21 Oct 2019 Admin

How to Plan The Ultimate Wedding In Scotland From Abroad

Are you planning a wedding in Scotland from abroad?

You’ll probably be wondering about Scotland destination wedding costs; perhaps you’re thinking about eloping to Scotland and the legalities around this – the marriage notice and such like. You will most definitely be intrigued by the Scottish wedding traditions and how to integrate them into your big day and you may well be concerned about the logistics of planning a wedding in Scotland from another country. Never fear! At Music for Scotland, we have seen plenty of couples pull of fabulous nuptials from the other side of the world and have picked up some tips, tricks and wedding hacks ourselves, to help out future bride and grooms. So whether you’re looking for advice on how to book your live wedding band and entertainment or inject some authentic Scottish wedding traditions into your big day, read on.

Know the Scottish Wedding Laws


If you’re coming from abroad (and specifically outside of the EU – we won’t pull at the other thread) you will first need to have a marriage visitors’ visa. You can apply for these up to 3 months before your wedding and once that’s done and dusted you can send off for a license to get married to whichever registry office is closest to your wedding venue. Each of you will need to return a marriage notice form, details of your witnesses and any previous marriages at least 29 days before the date of the wedding - at the latest. You’ll also need to bare in mind that, if you want to have a humanist or religious wedding ceremony, your marriage license will have to be collected by one of you in person, before your big day.

The good news is that you can get married anywhere in Scotland and it will be legally binding – up a hill, in the middle of a loch (it’s happened), in a castle, in a cave…you get the picture (and already know that in Scotland, that picture will be stunning.)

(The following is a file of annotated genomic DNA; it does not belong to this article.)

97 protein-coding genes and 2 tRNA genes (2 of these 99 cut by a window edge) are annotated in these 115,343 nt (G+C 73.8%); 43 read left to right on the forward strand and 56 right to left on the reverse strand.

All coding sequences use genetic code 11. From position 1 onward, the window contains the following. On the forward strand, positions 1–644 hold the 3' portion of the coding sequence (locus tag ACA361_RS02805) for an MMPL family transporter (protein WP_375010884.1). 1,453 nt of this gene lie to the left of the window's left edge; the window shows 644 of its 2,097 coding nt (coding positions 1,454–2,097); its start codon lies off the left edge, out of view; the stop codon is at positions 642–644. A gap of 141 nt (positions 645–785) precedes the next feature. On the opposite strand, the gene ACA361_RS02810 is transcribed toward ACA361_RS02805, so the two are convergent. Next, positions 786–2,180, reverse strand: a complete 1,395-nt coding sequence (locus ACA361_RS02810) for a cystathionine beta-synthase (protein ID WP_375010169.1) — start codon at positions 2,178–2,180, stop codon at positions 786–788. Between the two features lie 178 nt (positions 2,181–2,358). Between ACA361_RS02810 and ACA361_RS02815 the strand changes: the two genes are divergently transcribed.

So once you’ve dealt with the boring legal bit, you can plan the fun stuff!

Use a Wedding Planner


If you want to focus on the details of your big day and not to worry about the big stuff, use a wedding planner. Some wedding planners will have specific elopement packages, which are designed for couples planning their wedding from further afield. Not only will they offer tailored advice on how best to achieve your perfect day, they will arrange the legal paperwork for you so all you have to focus on is those little things that will make your day unique to you. Also, because wedding planners generally have a close working relationship with their suppliers, they may well be able to get a rarely available wedding band, a discount on your wedding venue or an upgrade on a wedding catering package. So while you will be paying them a bit extra for the service they provide, the amount of your time this will save is priceless.

If you don’t want to spend the extra money on a wedding planner, no problem: there are plenty of online tools that will help you plan your perfect day and any number of real-wedding blogs to get inspiration from.

Hire your band


This one’s crucial. You’ve decided that, in order for your big day to have that all important atmosphere, you want a destination wedding in Scotland. It is unlikely then, that you’ll be satisfied with hiring a DJ who may not capture the mood of the day with a set playlist. Live wedding bands are unequivocally the better option if you want to inject fun, excitement and adaptability into the day as well as make it memorable. Post wedding, conversations frequently focus on how the band “made the day” – honestly, it’s rare to hear the same about a DJ who, whilst being a practical and cheaper option, just lacks that pazazz that comes with live music. Plus, if you want to have a ceilidh, you’ll need to have a professional caller to help you master the jigs and reels and that option is only available with an experienced ceilidh and covers band.